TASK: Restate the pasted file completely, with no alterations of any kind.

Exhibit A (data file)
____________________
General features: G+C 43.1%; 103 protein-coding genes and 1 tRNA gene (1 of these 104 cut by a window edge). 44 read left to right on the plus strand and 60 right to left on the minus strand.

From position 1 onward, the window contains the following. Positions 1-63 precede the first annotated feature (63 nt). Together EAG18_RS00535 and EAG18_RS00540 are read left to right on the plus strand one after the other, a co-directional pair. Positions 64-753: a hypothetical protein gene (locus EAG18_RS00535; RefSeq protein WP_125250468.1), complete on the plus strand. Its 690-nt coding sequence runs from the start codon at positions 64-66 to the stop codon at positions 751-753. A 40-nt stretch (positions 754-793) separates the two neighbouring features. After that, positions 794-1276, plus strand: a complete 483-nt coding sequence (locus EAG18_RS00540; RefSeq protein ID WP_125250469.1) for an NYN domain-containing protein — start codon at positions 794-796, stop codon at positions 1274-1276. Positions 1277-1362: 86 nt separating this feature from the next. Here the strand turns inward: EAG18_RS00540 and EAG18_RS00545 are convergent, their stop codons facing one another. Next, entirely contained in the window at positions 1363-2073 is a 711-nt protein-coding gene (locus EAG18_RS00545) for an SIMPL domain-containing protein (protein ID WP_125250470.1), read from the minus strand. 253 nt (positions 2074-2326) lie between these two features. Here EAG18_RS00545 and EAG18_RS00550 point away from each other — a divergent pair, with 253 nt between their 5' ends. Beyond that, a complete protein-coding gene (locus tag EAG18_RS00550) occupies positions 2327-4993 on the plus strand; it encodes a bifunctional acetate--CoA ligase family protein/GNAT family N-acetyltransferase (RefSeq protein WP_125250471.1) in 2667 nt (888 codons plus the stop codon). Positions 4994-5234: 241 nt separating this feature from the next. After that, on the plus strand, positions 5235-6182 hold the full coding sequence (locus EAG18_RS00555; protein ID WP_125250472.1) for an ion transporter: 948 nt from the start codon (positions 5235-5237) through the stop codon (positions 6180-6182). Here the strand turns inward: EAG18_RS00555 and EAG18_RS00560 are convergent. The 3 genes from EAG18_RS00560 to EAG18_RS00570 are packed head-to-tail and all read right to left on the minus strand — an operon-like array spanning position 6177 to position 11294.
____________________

General features: G+C 43.1%; 103 protein-coding genes and 1 tRNA gene (1 of these 104 cut by a window edge). 44 read left to right on the plus strand and 60 right to left on the minus strand.

From position 1 onward, the window contains the following. Positions 1-63 precede the first annotated feature (63 nt). Together EAG18_RS00535 and EAG18_RS00540 are read left to right on the plus strand one after the other, a co-directional pair. Positions 64-753: a hypothetical protein gene (locus EAG18_RS00535; RefSeq protein WP_125250468.1), complete on the plus strand. Its 690-nt coding sequence runs from the start codon at positions 64-66 to the stop codon at positions 751-753. A 40-nt stretch (positions 754-793) separates the two neighbouring features. After that, positions 794-1276, plus strand: a complete 483-nt coding sequence (locus EAG18_RS00540; RefSeq protein ID WP_125250469.1) for an NYN domain-containing protein — start codon at positions 794-796, stop codon at positions 1274-1276. Positions 1277-1362: 86 nt separating this feature from the next. Here the strand turns inward: EAG18_RS00540 and EAG18_RS00545 are convergent, their stop codons facing one another. Next, entirely contained in the window at positions 1363-2073 is a 711-nt protein-coding gene (locus EAG18_RS00545) for an SIMPL domain-containing protein (protein ID WP_125250470.1), read from the minus strand. 253 nt (positions 2074-2326) lie between these two features. Here EAG18_RS00545 and EAG18_RS00550 point away from each other — a divergent pair, with 253 nt between their 5' ends. Beyond that, a complete protein-coding gene (locus tag EAG18_RS00550) occupies positions 2327-4993 on the plus strand; it encodes a bifunctional acetate--CoA ligase family protein/GNAT family N-acetyltransferase (RefSeq protein WP_125250471.1) in 2667 nt (888 codons plus the stop codon). Positions 4994-5234: 241 nt separating this feature from the next. After that, on the plus strand, positions 5235-6182 hold the full coding sequence (locus EAG18_RS00555; protein ID WP_125250472.1) for an ion transporter: 948 nt from the start codon (positions 5235-5237) through the stop codon (positions 6180-6182). Here the strand turns inward: EAG18_RS00555 and EAG18_RS00560 are convergent. The 3 genes from EAG18_RS00560 to EAG18_RS00570 are packed head-to-tail and all read right to left on the minus strand — an operon-like array spanning position 6177 to position 11294.